…but it isn’t dead, imo, because that would be really hard to do. Like, seriously.
Wait, which “insulin hypothesis” was falsified? pic.twitter.com/31pOP9B6Ff
— Bill Lagakos (@CaloriesProper) May 11, 2016
side note: please consider the modern views of Taubes, Lustig, Gardner, Attia, and others on Carbs™. They’re less “Carbs-cause-obesity, keto-for-all, etc.,” and more thinking it might not be Carbs™ per se, but rather processed and refined foods. And #context… And I tend to agree at the moment (nuances and caveats are subject to change, as more evidence accumulates).
disclaimer: I haven’t seen the full text of Hall’s recent study, but that’s not really relevant to what I want to discuss. In other words, I don’t think the full text will provide any additional details on this particular point.
Tl;dr: this study was not designed to prove or disprove metabolic advantage or the insulin-obesity hypothesis.
It’s in the study design: four weeks of low fat followed by four weeks of low carb. We KNOW that weight loss slows over time (especially if calories are controlled, as they were in this study). It has to do with the order of treatments.
Weight loss-slowing over time in the Minnesota Experiment:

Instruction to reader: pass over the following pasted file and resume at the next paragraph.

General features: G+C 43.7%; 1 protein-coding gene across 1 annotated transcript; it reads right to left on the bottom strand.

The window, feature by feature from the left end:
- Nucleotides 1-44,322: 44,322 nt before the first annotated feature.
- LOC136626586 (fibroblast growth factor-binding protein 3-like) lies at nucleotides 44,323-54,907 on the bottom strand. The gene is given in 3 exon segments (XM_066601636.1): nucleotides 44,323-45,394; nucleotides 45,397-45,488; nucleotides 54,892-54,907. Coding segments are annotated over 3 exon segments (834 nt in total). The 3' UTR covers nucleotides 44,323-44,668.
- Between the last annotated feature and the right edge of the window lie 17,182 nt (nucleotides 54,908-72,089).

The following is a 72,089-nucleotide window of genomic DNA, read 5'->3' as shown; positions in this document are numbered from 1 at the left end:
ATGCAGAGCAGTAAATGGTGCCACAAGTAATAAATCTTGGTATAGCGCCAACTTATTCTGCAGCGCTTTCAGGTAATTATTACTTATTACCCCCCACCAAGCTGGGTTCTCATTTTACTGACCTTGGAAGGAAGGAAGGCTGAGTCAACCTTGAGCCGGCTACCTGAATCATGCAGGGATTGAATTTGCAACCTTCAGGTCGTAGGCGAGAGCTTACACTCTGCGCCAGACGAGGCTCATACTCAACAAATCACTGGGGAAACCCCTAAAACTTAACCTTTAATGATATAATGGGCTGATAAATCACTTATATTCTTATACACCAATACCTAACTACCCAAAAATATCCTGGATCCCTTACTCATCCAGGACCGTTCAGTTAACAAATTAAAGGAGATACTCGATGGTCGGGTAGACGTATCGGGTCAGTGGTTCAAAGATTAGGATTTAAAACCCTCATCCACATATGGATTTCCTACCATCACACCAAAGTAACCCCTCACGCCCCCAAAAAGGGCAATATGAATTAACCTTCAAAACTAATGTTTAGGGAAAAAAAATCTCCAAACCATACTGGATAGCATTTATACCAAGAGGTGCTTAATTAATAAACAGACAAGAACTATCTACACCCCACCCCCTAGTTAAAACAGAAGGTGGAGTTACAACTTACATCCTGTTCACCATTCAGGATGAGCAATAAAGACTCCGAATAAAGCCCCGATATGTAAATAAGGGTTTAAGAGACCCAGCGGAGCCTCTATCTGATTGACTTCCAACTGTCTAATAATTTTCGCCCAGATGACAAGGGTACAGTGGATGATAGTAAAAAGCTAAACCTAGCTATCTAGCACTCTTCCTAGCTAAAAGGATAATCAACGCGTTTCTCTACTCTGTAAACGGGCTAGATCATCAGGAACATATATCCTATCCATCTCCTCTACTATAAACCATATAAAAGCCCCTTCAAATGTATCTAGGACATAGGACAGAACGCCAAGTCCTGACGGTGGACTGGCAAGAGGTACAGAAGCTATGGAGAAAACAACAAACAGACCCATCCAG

Now, what did Hall et al. do? Low fat diet first: rapid weight loss. ANY diet second: slower rate of weight loss…
however, by the last 2 weeks of low carb, fat loss looked JUST AS RAPID as it was during the low fat period*, even though it was handicapped by being the SECOND diet. *this bit might be clarified in the full text
again, I haven’t seen manuscript yet, but for now I’m just talking about the study design which shouldn’t differ much between the poster/talk and manuscript
My question: what would’ve happened if they had a group on low carb FIRST? They would’ve had the added benefit of simply being in the beginning phase of a weight loss diet. This study showed a low carb diet was just as good as low fat even when it is handicapped by being the SECOND diet studied. (Maybe.)
Alternate #2: they could’ve just kept a group on low fat for the last four weeks. I bet you’d see the metabolic slow down common of typical diets; the very same metabolic slow down that low carb gimped.
In other words, this study didn’t prove or disprove the insulin-obesity hypothesis, not because of the actual results (which we still don’t really know), but because it was not designed to do so.